The Hawaiian of the present day reads his Bible and newspaper, writes letters, wears clothes, owns property, serves in the Legislature or Parliament, votes, teaches school, acts as justice of the peace and even as judge, is tax collector and assessor, constable and preacher. In spite of all this, or rather with it, he retains the oddest traces of the habits and customs of another age. For instance, he will labor for wages; but
he will persistently and for years give away to his relations all his pay except what he needs for his actual subsistence, and if he is prosperous he is pretty sure to have quite a swarm of people to support. A lady told me that having repeatedly clothed her nurse in good apparel, and finding this liberal soul, every time, in a day or two reduced to her original somewhat shabby clothing, she at last reproached her for her folly.
"What can I do?" the woman replied; "they come and ask me for the holaku, or the handkerchief, or whatever I have. Suppose you say they are yours—then I will not give them away." Accordingly, the next new suit was formally declared to belong to the mistress: it was not given away. An old woman, kept chiefly for her skill in lomi-lomi by an American family, asked her master one day for ten dollars. He gave her two five-dollar
gold pieces, and, to his amazement, saw her hand them over immediately, one to a little girl and one to a boy, who had evidently come to get the money—not for her use at all. A cook in my own family asked for the wages due him, which he had been saving for some time; he received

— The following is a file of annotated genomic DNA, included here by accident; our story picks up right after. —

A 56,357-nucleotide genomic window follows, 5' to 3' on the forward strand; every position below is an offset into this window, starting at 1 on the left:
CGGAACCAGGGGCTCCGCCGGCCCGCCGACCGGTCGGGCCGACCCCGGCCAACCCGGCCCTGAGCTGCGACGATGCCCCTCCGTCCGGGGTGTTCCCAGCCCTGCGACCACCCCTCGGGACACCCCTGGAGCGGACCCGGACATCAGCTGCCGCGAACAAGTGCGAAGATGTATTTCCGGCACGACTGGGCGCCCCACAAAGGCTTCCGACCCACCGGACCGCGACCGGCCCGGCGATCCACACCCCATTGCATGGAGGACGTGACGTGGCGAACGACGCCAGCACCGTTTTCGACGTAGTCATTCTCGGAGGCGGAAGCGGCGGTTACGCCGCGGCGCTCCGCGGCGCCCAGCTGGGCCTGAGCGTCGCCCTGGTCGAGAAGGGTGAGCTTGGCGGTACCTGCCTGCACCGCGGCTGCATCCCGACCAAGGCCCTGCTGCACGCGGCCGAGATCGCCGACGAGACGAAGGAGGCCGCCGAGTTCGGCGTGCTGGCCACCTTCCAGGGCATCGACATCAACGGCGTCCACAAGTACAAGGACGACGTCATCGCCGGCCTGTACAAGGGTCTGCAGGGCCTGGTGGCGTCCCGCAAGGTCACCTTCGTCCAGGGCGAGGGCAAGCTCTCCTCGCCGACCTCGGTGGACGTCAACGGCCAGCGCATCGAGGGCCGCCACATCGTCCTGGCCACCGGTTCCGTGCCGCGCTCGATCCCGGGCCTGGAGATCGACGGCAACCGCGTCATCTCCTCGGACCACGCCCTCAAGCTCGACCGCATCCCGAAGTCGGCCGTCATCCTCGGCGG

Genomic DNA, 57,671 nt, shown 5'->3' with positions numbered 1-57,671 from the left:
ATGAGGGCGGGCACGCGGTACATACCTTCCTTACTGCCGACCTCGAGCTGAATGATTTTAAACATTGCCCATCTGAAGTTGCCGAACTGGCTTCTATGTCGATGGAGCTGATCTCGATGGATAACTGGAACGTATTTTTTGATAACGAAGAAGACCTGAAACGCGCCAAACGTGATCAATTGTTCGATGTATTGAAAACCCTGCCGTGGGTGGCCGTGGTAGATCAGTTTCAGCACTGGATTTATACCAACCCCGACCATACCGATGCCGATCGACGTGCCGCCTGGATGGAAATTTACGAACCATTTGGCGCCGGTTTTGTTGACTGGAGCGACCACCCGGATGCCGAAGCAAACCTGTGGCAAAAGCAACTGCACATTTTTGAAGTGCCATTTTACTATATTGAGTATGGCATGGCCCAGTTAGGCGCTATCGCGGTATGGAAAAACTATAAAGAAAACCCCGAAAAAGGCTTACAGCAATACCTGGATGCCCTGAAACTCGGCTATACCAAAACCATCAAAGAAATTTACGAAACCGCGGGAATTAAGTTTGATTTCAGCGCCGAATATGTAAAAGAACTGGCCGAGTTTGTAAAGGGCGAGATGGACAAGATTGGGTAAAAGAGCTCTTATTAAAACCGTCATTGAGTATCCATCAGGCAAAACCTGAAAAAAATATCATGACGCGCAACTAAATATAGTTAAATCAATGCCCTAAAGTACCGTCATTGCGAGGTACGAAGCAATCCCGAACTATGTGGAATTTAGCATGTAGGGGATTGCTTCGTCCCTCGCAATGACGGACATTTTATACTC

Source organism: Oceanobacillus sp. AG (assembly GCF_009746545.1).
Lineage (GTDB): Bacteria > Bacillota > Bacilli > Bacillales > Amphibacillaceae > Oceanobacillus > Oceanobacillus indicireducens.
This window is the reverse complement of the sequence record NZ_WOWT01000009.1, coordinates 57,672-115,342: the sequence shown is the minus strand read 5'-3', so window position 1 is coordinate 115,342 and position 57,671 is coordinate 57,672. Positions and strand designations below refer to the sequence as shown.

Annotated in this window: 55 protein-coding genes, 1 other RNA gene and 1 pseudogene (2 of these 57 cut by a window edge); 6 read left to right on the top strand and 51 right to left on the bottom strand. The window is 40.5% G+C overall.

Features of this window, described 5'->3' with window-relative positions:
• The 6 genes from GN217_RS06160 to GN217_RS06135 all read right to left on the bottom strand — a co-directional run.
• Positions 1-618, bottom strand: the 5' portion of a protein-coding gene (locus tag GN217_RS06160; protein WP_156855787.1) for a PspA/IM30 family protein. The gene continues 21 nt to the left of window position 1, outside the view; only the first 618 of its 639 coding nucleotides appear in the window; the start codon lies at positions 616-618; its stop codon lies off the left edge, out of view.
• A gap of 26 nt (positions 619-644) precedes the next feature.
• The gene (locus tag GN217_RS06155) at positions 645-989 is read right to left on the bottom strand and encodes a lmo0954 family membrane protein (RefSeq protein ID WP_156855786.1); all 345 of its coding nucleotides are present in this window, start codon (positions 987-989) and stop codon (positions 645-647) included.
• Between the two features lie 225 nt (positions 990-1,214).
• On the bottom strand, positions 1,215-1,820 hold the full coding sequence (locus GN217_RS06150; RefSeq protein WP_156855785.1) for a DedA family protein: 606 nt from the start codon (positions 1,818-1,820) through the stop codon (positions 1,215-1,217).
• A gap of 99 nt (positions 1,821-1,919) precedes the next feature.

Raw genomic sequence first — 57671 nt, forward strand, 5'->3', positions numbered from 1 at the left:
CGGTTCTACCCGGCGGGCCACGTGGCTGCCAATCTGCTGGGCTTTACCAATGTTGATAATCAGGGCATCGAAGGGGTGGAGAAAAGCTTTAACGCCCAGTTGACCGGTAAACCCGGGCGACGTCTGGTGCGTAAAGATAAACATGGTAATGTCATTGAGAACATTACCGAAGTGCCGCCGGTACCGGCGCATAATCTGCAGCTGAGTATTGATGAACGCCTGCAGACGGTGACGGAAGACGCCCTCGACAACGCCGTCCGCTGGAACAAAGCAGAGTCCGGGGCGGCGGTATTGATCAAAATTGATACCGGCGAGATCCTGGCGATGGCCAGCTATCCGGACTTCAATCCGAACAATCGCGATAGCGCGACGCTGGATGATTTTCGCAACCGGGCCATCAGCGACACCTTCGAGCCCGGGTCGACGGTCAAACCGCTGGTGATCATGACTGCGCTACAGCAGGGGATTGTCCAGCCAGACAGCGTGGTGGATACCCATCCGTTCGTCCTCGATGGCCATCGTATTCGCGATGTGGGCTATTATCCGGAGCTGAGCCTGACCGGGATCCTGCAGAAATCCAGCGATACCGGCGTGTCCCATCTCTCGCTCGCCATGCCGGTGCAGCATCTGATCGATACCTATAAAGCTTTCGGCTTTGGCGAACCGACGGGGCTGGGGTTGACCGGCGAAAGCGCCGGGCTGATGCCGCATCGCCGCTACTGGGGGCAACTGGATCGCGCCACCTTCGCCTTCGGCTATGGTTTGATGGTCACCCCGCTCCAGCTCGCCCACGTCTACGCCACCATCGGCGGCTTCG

As you ride along in the country, you will see your guide slyly putting a stone or a bunch of grass on a ledge near some precipice. If you look, you will see other objects of the same kind lying there. Ask him about it and he will tell you, with a laugh, that his forefathers in other times did so, and he does the same. It is, in fact, a peace offering to the local divinity of the place. Is he, then, an idolater? Not at all; not
necessarily, at least. He is under the compulsion of an old custom; and he will even tell you that it is all nonsense. The same force leads him to treat with respect and veneration a chief or chiefess even if abjectly poor, though before the law the highest chief is no better than the common people.
They are hearty and even gross feeders; and probably the only christianized people who live almost entirely on cold victuals. A Hawaiian does not need a fire to prepare a meal; and at a luau, or feast, all the food is served cold, except the pig, which ought to be hot.
Hospitable and liberal as he is in his daily life, when the Hawaiian invites his friends to a luau he expects them to pay. He provides for them roast pig, poi, baked ti-root, which bears a startling resemblance in looks and taste to New England molasses-cake; raw fish and shrimps, limu, which is a sea-moss of villainous odor; kuulaau, a mixture of taro and cocoa-nut, very nice; paalolo, a mixture of sweet-potato and cocoa-nut; raw and cooked cuttle-fish, roast dog, sea-eggs, if they can be got; and, if the feast is something above the ordinary, raw pickled salmon with tomatoes and red-pepper.